WILMINGTON, Del. (Reuters) - Democratic presidential candidate Joe Biden on Tuesday outlined an ambitious climate plan that would spend $2 trillion over four years investing in clean-energy infrastructure while vowing to cut carbon emissions from electrical power to zero in 15 years.
The plan signifies a more aggressive approach on climate policy than he adopted during the Democratic presidential primary – a nod to progressives within the party who have been clamoring for swift, bold action.
“Let’s not waste any more time,” Biden said at a campaign event in Wilmington, Delaware. “Let’s get to work now, now.”
Beyond the goal of reducing carbon emissions, Biden said his climate package would provide a badly needed jolt to a U.S. economy battered by the coronavirus pandemic, ultimately creating millions of new jobs in the clean-energy sector.
“When Donald Trump thinks about climate change, the only word he can muster is ‘hoax.’ When I think about climate change, the word I think of is ‘jobs.’ Good-paying union jobs that put Americans to work,” said Biden, who will face President Trump, a Republican, in the Nov. 3 election.
Biden’s revised climate plan would require the country to be producing 100% clean electricity by 2035, moving up his original target date by 15 years – a timeline borrowed from former presidential candidates Jay Inslee and Elizabeth Warren.
Since emerging as the prospective Democratic nominee, Biden has been pressed by activists in the party to adopt more expansive climate policies.
His proposal now would spend more money more quickly than his original approach, calling for $2 trillion in new spending during his first term as president, according to a copy of the plan released by his campaign. He had first suggested spending $1.7 trillion over a decade.
The plan would seek to boost the U.S. auto industry through incentives for manufacturers to produce zero-emission electric vehicles. And it would look to build 1.5 million new energy-efficient homes and public-housing units.
Biden’s plan also has a large environmental justice emphasis and would direct 40% of clean-energy spending toward disadvantaged communities in the shadows of refineries and power plants.
Activist groups such as the Sunrise Movement, which had been critical of Biden’s climate plans in the past, praised him on Tuesday for showing more urgency on the issue.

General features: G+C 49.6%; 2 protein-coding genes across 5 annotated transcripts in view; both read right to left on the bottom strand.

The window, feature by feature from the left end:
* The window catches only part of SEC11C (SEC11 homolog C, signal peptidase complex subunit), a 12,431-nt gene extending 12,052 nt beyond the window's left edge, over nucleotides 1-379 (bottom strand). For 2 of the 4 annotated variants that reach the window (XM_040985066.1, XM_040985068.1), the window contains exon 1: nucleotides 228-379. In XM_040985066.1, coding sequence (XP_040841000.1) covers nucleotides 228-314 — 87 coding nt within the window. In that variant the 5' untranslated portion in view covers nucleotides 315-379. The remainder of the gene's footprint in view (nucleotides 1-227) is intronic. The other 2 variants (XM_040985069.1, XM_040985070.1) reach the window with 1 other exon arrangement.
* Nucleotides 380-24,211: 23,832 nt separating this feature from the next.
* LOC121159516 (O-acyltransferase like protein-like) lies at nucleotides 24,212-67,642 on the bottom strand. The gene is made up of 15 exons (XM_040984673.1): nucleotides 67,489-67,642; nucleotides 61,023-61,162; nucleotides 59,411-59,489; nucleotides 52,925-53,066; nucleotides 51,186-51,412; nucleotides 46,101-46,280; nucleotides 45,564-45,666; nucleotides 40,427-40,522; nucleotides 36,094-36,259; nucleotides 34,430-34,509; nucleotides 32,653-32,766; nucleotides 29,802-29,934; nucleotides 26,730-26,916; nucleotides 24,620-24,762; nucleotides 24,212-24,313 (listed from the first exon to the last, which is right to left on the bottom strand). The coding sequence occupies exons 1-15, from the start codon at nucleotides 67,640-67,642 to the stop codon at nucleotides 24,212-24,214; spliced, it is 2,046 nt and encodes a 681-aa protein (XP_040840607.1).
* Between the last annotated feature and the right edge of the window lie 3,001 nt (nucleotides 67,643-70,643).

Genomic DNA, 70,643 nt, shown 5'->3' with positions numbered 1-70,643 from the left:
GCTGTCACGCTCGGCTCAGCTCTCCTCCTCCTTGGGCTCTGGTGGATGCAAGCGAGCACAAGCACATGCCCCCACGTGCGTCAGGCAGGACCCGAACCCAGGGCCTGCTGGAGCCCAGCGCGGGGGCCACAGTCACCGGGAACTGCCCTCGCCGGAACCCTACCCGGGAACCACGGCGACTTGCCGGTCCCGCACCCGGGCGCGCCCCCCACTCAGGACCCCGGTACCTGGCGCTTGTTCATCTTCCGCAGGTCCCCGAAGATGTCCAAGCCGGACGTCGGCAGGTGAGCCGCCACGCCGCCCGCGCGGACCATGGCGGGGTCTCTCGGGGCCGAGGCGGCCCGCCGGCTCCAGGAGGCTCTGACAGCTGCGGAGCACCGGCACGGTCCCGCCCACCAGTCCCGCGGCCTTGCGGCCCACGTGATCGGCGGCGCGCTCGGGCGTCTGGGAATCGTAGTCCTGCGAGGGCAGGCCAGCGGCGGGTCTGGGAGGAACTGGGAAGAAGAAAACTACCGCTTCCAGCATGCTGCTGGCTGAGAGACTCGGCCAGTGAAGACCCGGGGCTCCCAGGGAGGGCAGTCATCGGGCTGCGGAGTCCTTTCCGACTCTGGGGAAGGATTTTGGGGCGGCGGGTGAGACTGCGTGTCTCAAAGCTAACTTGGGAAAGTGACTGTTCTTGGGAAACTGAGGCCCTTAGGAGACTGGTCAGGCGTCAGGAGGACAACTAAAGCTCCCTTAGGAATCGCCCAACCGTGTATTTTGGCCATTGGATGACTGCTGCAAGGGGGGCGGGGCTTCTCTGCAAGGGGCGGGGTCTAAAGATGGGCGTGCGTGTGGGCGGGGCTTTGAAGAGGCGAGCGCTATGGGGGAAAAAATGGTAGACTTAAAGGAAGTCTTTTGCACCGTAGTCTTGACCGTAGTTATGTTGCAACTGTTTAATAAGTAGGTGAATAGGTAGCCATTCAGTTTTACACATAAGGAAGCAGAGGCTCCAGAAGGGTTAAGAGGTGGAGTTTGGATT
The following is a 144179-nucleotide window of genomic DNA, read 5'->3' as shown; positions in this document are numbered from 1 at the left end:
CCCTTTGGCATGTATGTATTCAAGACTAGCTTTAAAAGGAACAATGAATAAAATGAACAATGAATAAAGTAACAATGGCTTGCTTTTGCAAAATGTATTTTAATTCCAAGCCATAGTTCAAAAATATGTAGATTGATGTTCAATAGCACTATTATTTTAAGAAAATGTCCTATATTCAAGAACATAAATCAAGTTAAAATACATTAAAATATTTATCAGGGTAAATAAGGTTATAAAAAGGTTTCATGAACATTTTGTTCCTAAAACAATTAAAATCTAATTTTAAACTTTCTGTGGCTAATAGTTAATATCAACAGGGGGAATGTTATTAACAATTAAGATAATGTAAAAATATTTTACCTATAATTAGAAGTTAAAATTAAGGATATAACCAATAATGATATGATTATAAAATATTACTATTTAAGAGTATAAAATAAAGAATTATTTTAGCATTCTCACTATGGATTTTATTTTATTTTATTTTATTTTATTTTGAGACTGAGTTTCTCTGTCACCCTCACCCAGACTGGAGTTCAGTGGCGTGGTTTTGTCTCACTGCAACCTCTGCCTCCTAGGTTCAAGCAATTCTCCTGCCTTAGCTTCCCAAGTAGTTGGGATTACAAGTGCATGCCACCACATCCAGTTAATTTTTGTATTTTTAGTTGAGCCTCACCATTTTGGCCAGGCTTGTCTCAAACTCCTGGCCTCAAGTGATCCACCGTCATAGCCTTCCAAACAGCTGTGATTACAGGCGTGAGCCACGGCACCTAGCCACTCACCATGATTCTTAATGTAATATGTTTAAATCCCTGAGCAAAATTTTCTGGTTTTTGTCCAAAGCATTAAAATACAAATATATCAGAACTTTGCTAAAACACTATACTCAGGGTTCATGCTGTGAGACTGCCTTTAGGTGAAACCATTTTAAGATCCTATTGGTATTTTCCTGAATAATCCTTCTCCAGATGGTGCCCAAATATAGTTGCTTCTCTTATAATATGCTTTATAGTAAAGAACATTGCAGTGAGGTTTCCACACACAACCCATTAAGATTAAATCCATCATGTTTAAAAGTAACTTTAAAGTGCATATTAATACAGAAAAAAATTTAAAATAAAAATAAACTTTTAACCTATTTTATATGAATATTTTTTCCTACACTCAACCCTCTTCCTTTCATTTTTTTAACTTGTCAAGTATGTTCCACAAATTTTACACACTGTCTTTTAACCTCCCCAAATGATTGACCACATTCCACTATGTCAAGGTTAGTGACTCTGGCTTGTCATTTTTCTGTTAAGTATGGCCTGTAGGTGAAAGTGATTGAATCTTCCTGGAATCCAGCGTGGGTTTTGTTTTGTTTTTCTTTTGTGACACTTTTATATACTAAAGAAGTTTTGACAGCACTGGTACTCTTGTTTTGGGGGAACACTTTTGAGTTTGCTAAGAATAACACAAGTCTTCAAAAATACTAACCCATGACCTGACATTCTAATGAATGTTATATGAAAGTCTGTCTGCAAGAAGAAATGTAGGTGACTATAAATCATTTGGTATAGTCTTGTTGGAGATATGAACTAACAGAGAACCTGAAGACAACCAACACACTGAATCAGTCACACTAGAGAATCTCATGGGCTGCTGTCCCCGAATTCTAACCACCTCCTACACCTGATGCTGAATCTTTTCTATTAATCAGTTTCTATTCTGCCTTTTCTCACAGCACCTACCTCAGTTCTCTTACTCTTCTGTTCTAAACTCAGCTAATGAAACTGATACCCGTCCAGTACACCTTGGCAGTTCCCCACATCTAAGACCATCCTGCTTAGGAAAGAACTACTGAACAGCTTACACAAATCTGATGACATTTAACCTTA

But two Republican congressmen from energy-producing states, Steve Scalise of Louisiana and Mike Kelly of Pennsylvania, blasted Biden’s proposal in a press call held by the Trump campaign.
They accused Biden of pandering to the party’s liberal wing and warned that instead of boosting the economy, the plan would do away with thousands of high-paying jobs and increase electricity costs, with middle- and low-income families bearing the brunt.
PAYING FOR THE PLAN
Climate change is less of a concern for many Americans this summer with the nation largely focused on the coronavirus pandemic and the recession. Less than 5% of U.S. adults said in a July 6-7 Reuters/Ipsos poll that the environment is a top priority for the country.
In comparison, 28% listed the economy or the nation’s rising unemployment as their top concern. Another 16% said it was healthcare.
Campaign advisers on Tuesday said the plan is a component of Biden’s overall economic recovery package, which they described as the largest mobilization of public investment since World War Two.
The campaign will further detail how it intends to cover the cost of the recovery package in the coming weeks, aides said, but pointed to Biden’s pledge to raise taxes on corporations and the wealthiest Americans and reverse Trump’s tax cuts for top-end earners.
Many of Biden’s proposals could be done through executive orders, his aides said. But the large-scale outlays would require congressional approval.
The American Petroleum Institute, a trade group in Washington, suggested Biden’s plan could harm the U.S. oil and gas industry, forcing the country to look to foreign sources of energy with lower environmental standards.
“You can’t address the risks of climate change without America’s natural gas and oil industry,” said Mike Sommers, the institute’s chief executive.
Writing by James Oliphant. Additional reporting by Chris Kahn and Jarrett Renshaw.; Editing by Colleen Jenkins, Alistair Bell and Jonathan Oatis
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